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A Muslim culture of victimhood?

14 July 2005

Rachel Bloul

A Muslim culture of victimhood? This is the wrong diagnosis of a political, not religious or cultural, problem.

There is a very popular argument which sees the popularity of radical Muslim activism of the kind which finds its most extreme expression in bombing attacks, as being fed by a ‘culture of victimhood’ among Muslims in various places around the world. Such a culture of victimhood, it is said, nourishes anti-Western sentiments, and can more or less easily become the breeding ground of violent expressions of resentment.

As I reflect upon the latest bombings in London and the sociological profiles of those Leeds young men implicated in the attacks, the possibly pernicious consequences of the assumptions behind the ‘culture of victimhood’ argument become clear. The ‘surprise’ and ‘astonishment’ upon learning the identity of the ‘homegrown’ perpetrators as expressed by various acquaintances, informed bystanders and the like were echoed all over the media. But what is so surprising or astonishing?

There are two points that I want to discuss here.

Firstly, there is the question of perceived injustice and the role played by identification with perceived victims.

Why should we be surprised that some ordinary young British Muslim men committed these crimes? A stark contrast is drawn between supposedly ‘victimized perpetrators’ and these ‘ordinary young men’ who, while definitively of humble origins, were not by any means pathetic losers such as Richard Reid for one was portrayed to be. But why should ordinary young men not identify as Muslims with perceived injustices suffered by other Muslims (Palestinians, Iraqis, Chechens, the list could go on and on…)? I do not know what drove their identification with other Muslims whom they perceived as being victims of generalized injustices. What I do know is that one does not need to be a victim oneself to feel the victimization of others. And I do comprehend the possibility that any young people may empathize with perceived victims with whom they share a religion. In fact it is a fairly ordinary moral response to such a situation, which leads me to my second point.

There is in certain Islamist milieus a culture of jihad & martyrdom which I think is very different from a culture of victimhood. Victims are to a large extent disempowered by their victimization. Often the term victim has a certain aura of passivity and even inferiority. Victims often lack the resources to act. Jihadis committed to a bombing attack however are praised, probably see themselves as committing a praiseworthy deed on behalf of victims whom they see themselves as revenging. They have therefore a notion of self-worth (whether deluded or not is not the point here), of agency that plain victims do not have. This explains why perpetrators do not have an easy-to-assess profile – which has so perplexed analysts, why they can indeed be ‘ordinary young men’ with ‘nothing’ a priori predisposing them to bombing attacks. Nothing that is, except the identification with perceived victims, a desire to do something about it and a political assessment of the situation such that they feel themselves not only allowed to act, but maybe in a privileged position to act. They may feel a sense of obligation.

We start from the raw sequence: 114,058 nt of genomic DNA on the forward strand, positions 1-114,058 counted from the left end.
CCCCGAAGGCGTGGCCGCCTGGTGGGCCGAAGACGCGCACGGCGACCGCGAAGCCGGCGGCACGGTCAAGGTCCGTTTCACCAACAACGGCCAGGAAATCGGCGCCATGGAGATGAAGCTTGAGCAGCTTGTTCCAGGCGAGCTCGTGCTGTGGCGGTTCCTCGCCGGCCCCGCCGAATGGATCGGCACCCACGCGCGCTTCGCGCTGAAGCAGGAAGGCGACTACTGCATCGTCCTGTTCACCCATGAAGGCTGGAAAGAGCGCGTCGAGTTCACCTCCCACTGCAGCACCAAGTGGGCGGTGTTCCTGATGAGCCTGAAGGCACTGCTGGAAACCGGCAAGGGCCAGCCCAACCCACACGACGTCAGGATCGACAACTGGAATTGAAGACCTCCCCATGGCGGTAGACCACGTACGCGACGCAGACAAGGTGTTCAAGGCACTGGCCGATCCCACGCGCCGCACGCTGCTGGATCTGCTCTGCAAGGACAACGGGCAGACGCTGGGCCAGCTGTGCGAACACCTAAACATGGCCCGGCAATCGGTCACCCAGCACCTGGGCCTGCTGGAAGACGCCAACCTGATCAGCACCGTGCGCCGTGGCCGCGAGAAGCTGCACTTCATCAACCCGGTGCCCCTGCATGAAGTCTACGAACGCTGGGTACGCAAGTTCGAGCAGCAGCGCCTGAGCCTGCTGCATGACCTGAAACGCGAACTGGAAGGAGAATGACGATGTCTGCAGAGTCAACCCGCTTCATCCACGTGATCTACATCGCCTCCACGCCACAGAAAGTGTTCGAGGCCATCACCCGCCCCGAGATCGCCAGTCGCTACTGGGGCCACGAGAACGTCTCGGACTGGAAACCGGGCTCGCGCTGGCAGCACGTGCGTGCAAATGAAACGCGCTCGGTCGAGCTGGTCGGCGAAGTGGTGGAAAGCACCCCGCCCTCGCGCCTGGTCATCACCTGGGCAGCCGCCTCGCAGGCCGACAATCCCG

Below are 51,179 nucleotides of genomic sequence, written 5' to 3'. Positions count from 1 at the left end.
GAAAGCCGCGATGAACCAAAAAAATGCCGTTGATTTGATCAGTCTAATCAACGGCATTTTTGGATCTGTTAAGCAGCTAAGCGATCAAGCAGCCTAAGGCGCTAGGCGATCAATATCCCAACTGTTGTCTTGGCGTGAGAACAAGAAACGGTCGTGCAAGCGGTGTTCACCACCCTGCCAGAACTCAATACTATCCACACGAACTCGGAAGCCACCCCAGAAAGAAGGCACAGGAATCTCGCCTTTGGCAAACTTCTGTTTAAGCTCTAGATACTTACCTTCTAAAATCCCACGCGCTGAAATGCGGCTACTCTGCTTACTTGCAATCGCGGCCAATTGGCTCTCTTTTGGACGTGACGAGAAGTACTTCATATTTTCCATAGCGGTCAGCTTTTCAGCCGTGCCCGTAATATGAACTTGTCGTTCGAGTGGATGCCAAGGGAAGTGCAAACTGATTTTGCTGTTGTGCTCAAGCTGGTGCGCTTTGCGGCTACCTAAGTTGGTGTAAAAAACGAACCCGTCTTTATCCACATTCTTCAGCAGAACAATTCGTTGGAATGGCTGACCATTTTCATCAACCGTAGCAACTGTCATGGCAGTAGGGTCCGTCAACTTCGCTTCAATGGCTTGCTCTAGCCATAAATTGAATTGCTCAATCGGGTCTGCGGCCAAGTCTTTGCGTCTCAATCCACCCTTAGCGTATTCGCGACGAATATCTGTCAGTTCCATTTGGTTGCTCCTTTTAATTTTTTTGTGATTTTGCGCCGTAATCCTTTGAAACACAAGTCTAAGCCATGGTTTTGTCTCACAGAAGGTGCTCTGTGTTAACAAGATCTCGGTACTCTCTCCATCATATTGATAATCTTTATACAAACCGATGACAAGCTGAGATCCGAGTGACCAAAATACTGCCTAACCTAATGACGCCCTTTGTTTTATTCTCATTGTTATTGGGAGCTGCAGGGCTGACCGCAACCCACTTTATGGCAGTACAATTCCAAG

How such identification comes to be is easy enough to understand. Why these young men felt a need to do something as drastic as bombing attacks about it is another question. A question which has to do with a particular political interpretation of the situation and of what they saw, or were meant to see, as a possible and maybe necessary solution. So apocalyptic a scenario is something that various political “final solutions” share, and indeed we have seen far too many of those in the last century.

Dr Rachel Bloul, School of Social Sciences, The Australian National University

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